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Ask a Redhead: All About Ginger Genetics

Find out why we're so special

redhead gene

Every week, we put out a call for your redhead questions. This gives you a chance to get advice or input from our team of redheads. From beauty and fashion to lifestyle, redheads are in a unique boat, and we want to help make this community a place where you can turn for all your redhead needs.

This week we had a few questions regarding the “redhead gene”, and how redheads differ genetically from those without red hair. So let’s break it down:

What is the redhead or “ginger” gene?

The “redhead gene” refers to a genetic variant called MC1R (melanocortin 1 receptor) that is associated with red hair, fair skin, and freckles. This gene is involved in determining pigmentation in hair and skin by influencing the production of melanin. Variations in the MC1R gene can result in different hair colors, with the recessive alleles often leading to red hair.

Chromosome 16 is one of the 23 pairs of chromosomes in humans. It contains around 900 to 1,200 genes and represents approximately 2.9% of the total DNA in cells. The MC1R gene, which stands for melanocortin 1 receptor gene, is located on chromosome 16. Variations in this gene can influence pigmentation traits such as hair color, skin color, and susceptibility to sunburn.

The MC1R gene plays a role in determining the pigmentation of hair, skin, and eye color. The chemical pigmentation is called melanin. There are two types of melanin, eumelanin which creates darker pigments like black and brown, and pheomelanin which creates lighter pigments like red and yellow. Redheads usually have high levels of pheomelanin and low levels of eumelanin, which is why redheads often have fair skin and light eyes. 

Common traits redheads share

Aside from just red hair, there are also some other common traits that redheads may have in common. Even though redheads can come from any part of the world and any ethnic background, it’s far more common for redheads to have fair skin. It’s also quite common for redheads to have freckles, which is another trait controlled by the MC1R gene.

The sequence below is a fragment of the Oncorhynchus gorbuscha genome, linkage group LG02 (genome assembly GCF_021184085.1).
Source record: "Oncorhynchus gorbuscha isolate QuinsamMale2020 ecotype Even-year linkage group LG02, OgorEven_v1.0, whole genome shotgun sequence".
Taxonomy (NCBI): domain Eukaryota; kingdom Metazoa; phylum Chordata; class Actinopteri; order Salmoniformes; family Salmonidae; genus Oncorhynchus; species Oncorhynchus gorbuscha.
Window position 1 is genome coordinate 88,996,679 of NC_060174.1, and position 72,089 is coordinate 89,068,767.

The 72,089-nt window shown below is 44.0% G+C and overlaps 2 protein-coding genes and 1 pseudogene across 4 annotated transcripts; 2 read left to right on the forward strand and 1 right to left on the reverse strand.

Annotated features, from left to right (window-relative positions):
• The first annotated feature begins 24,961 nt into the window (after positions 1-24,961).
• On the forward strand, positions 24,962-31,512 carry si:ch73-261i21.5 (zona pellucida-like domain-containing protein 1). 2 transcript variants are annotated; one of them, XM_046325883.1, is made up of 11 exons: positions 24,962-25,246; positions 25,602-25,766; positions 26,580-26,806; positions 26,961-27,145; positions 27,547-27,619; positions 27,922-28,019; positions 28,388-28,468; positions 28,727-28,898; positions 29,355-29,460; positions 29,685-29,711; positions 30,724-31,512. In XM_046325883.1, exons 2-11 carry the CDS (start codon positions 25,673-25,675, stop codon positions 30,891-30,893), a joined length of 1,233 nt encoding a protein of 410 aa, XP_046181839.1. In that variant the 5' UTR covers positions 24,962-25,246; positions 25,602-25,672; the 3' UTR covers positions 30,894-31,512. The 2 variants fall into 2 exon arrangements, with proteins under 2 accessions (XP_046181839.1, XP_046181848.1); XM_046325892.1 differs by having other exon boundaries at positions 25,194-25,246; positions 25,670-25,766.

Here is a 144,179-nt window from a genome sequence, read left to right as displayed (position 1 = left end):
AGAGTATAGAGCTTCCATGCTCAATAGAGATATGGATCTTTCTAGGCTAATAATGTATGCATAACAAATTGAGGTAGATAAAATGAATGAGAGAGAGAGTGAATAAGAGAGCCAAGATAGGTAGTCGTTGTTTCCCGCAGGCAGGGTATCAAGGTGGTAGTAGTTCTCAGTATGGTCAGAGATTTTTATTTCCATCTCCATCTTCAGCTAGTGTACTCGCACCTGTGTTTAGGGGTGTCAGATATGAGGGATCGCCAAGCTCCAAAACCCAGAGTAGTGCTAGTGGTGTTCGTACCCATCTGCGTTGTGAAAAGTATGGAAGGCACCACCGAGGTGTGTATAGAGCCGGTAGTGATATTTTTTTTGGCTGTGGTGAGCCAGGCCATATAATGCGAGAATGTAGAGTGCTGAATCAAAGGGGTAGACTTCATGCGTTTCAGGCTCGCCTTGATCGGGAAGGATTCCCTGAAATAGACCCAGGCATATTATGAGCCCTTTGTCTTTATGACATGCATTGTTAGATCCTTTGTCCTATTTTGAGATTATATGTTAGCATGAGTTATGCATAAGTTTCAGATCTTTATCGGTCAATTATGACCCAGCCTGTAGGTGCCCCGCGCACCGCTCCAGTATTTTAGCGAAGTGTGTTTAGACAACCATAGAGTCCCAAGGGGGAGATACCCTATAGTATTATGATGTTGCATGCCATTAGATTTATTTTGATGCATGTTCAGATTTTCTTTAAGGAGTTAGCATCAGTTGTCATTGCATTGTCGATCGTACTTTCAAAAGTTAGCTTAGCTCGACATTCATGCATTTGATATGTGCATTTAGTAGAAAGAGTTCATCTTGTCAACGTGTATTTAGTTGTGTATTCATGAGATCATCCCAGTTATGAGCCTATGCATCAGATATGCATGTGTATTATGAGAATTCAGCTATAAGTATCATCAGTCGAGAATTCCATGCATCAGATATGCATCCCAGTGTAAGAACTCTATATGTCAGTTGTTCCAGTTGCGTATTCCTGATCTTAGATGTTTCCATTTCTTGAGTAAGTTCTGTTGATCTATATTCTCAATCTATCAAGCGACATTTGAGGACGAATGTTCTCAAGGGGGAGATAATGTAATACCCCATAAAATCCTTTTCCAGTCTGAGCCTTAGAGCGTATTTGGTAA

Redheads often have thick hair, due to the fact that they have thicker hair strands than blondes or brunettes, regardless of having fewer individual strands of hair on their heads. The MC1R gene may also be the reason many redheads have curly/wavy hair. Redheads have a higher likelihood of being left-handed than blondes or brunettes and are also more likely to have sensitive skin. 

Genetic advantages + disadvantages of having red hair

Natural red hair, often associated with variations in the MC1R gene, can come with both advantages and disadvantages. Some advantages are that redheads produce the same amount of vitamin D in a shorter amount of time than others can. This is beneficial because vitamin D deficiency can be linked to diabetes and arthritis. Additionally, studies suggest that redheads have a higher threshold for pain than other hair colors. Some of the disadvantages redheads face because of their genes are an increased risk of skin cancer, as well as an increased risk of Parkinsons and endometriosis for female redheads. Redheads may also need more anesthesia than other hair colors. Let’s take a look at these plus more: 


1. Sunlight Absorption: Red hair and fair skin allow for more efficient absorption of sunlight, aiding in the production of vitamin D, particularly in regions with lower sunlight exposure.
2. Vitamin D Synthesis: Despite the increased risk of sunburn, fair-skinned individuals with red hair may synthesize vitamin D more efficiently due to their ability to absorb sunlight.
3. Novelty and Attractiveness: In some cultures, red hair is considered unique and attractive, potentially providing social advantages.
4. Potential Health Benefits: Some studies suggest that redheads may have a higher pain tolerance and may respond differently to anesthesia, potentially offering advantages in certain medical situations.


1. Sun Sensitivity: Fair skin and red hair are more susceptible to sunburn and skin damage from UV radiation, increasing the risk of skin cancer.
2. Vitamin D Deficiency: In regions with limited sunlight, individuals with fair skin and red hair may be more prone to vitamin D deficiency.
3. Social Stigma: Red hair has historically been associated with stereotypes and discrimination in some cultures, leading to social challenges for individuals with red hair.
4. Increased Risk of Skin Cancer: The combination of fair skin and red hair increases the risk of developing skin cancer, particularly melanoma, due to decreased protection from UV radiation.

Want your redhead question answered? Find us @howtobearedhead on Instagram and Facebook and look for the Ask a Redhead question box.

Rock it like a Redhead! 


READ: Ask a Redhead: Feeling Pressured To Tan And How To Embrace Your Skin

READ: Ask a Redhead: The Complicated Feelings Around Not Having Redhead Kids